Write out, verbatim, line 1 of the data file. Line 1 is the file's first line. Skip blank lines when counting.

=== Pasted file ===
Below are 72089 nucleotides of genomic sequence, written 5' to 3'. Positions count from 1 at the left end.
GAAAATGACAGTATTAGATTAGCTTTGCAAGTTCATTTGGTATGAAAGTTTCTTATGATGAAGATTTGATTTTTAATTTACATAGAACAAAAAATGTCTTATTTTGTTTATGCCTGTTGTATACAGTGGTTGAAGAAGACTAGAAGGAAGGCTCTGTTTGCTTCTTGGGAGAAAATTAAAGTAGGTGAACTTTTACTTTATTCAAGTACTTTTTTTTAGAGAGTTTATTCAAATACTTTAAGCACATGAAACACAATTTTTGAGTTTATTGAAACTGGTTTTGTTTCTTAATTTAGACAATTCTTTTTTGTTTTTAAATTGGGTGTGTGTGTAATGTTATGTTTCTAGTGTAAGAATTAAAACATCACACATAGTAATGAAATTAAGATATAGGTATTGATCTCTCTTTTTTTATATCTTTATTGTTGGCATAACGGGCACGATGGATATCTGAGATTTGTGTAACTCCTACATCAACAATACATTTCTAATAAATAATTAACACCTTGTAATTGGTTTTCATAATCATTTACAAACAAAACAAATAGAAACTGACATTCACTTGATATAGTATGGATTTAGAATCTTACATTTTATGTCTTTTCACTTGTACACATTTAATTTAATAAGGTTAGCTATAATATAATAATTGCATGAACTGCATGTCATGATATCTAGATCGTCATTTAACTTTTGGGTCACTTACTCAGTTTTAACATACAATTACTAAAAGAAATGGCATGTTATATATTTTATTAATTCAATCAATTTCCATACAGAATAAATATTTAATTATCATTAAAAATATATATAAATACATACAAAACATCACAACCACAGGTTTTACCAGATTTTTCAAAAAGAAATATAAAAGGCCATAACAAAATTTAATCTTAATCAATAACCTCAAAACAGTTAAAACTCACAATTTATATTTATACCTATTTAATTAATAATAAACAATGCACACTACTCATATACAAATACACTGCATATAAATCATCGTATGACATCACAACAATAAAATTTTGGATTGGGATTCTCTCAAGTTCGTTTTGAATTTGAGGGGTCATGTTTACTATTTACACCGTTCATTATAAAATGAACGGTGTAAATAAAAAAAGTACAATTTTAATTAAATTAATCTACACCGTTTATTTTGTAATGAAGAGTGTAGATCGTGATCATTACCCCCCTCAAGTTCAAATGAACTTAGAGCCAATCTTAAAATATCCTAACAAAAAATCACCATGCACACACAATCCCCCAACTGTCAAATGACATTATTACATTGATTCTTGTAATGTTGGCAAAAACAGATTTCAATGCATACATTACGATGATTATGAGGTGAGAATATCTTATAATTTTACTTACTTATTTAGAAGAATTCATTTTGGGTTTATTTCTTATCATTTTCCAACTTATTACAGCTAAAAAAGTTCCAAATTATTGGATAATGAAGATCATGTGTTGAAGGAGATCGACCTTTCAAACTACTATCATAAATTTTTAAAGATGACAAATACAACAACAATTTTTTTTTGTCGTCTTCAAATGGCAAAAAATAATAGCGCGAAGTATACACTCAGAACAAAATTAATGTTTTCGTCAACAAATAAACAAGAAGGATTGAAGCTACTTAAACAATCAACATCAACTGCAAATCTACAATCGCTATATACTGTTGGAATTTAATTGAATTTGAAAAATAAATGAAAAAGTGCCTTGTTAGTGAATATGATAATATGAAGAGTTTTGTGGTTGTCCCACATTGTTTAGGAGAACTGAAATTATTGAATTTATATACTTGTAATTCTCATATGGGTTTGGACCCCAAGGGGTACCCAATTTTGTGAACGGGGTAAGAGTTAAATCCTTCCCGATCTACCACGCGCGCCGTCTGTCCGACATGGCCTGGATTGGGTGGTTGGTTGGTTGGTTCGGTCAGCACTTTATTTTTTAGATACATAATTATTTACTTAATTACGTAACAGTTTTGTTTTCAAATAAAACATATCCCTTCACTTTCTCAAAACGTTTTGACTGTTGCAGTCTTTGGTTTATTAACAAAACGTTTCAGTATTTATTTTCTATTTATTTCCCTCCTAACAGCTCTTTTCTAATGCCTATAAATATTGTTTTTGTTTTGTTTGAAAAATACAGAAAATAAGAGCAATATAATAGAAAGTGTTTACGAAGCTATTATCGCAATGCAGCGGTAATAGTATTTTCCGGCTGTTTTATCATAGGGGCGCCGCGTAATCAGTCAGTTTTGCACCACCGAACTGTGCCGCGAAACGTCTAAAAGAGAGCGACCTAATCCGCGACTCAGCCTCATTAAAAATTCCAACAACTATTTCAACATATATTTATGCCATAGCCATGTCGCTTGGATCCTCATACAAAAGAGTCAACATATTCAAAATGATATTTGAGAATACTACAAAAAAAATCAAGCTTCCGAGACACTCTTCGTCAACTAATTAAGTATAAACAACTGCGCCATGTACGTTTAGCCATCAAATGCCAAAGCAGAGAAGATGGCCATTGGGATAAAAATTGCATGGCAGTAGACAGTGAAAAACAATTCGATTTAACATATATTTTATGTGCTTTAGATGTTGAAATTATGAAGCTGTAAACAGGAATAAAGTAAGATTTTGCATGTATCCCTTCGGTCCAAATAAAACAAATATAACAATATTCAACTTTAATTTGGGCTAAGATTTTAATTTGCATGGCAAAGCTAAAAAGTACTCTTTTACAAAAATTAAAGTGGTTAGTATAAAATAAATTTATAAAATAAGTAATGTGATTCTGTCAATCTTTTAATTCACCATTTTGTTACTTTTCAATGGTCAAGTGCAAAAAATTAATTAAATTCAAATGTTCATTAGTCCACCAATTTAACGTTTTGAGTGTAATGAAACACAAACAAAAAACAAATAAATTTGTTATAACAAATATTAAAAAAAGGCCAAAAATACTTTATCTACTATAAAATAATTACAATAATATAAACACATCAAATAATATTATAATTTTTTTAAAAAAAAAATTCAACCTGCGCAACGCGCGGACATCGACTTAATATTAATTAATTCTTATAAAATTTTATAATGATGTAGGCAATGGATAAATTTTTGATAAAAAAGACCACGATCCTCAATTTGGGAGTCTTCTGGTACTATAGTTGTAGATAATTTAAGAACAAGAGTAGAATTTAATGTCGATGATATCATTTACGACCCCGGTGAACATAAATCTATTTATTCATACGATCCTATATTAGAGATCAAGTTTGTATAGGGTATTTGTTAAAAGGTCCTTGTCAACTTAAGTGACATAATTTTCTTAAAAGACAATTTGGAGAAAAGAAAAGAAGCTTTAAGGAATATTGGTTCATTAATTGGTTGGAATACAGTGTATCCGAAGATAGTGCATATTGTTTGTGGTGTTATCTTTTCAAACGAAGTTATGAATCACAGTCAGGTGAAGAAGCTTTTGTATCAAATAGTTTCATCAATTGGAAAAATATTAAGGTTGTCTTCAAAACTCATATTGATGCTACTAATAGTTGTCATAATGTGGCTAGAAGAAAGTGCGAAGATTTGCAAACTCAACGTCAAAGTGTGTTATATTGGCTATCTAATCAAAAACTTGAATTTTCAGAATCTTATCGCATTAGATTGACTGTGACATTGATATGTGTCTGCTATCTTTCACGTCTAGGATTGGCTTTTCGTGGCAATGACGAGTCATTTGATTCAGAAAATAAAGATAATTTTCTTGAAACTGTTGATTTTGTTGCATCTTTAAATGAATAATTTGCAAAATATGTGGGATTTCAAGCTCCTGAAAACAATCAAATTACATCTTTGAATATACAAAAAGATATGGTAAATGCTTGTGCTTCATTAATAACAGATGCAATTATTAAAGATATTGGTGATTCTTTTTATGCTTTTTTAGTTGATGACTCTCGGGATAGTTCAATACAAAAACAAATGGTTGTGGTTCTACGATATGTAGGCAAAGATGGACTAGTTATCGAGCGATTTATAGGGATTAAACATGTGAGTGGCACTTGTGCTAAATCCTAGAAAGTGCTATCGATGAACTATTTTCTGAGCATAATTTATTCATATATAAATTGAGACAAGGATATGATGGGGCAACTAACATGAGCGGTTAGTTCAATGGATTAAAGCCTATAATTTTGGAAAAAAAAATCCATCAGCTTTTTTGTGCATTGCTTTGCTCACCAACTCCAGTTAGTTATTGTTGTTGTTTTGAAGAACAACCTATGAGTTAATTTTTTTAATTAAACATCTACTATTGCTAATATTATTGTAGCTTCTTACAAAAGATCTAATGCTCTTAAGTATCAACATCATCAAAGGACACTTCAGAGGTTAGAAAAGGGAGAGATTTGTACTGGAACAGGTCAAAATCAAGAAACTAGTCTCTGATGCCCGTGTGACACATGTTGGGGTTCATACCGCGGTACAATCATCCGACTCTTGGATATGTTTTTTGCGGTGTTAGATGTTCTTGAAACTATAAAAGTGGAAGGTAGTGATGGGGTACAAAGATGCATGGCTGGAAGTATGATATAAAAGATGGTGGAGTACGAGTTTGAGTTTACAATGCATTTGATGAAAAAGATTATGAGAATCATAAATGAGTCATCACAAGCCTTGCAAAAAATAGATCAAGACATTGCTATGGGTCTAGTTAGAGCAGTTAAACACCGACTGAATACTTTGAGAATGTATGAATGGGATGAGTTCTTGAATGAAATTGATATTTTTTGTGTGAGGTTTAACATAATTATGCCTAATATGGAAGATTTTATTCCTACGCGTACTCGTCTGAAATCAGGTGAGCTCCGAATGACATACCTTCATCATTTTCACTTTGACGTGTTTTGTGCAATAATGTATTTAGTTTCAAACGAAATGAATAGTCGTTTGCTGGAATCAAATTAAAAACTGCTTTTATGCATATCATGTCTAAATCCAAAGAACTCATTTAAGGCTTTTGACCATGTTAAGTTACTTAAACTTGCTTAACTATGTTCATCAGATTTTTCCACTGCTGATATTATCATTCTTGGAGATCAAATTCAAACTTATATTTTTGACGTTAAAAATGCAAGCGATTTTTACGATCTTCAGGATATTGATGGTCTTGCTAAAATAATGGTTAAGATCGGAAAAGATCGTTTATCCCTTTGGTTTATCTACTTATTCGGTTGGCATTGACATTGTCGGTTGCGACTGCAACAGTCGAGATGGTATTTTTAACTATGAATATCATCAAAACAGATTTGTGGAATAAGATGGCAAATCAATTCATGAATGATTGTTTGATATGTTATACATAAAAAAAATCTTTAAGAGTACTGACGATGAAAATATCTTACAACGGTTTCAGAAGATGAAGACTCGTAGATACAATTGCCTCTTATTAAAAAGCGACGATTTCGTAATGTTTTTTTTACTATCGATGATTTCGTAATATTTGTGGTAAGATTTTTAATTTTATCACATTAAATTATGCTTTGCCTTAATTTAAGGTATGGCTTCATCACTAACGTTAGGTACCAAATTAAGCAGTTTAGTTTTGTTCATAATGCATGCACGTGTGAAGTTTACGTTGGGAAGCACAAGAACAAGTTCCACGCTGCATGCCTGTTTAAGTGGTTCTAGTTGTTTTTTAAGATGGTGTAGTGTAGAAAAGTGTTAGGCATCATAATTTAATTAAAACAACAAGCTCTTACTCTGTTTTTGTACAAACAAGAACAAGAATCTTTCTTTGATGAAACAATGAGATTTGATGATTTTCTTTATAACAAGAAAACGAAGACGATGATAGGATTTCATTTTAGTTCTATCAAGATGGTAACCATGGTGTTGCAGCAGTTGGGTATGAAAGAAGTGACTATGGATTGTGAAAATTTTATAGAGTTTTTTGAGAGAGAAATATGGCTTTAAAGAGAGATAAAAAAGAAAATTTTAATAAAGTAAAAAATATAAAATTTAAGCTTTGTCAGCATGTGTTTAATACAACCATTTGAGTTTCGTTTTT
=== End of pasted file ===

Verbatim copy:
Below are 72089 nucleotides of genomic sequence, written 5' to 3'. Positions count from 1 at the left end.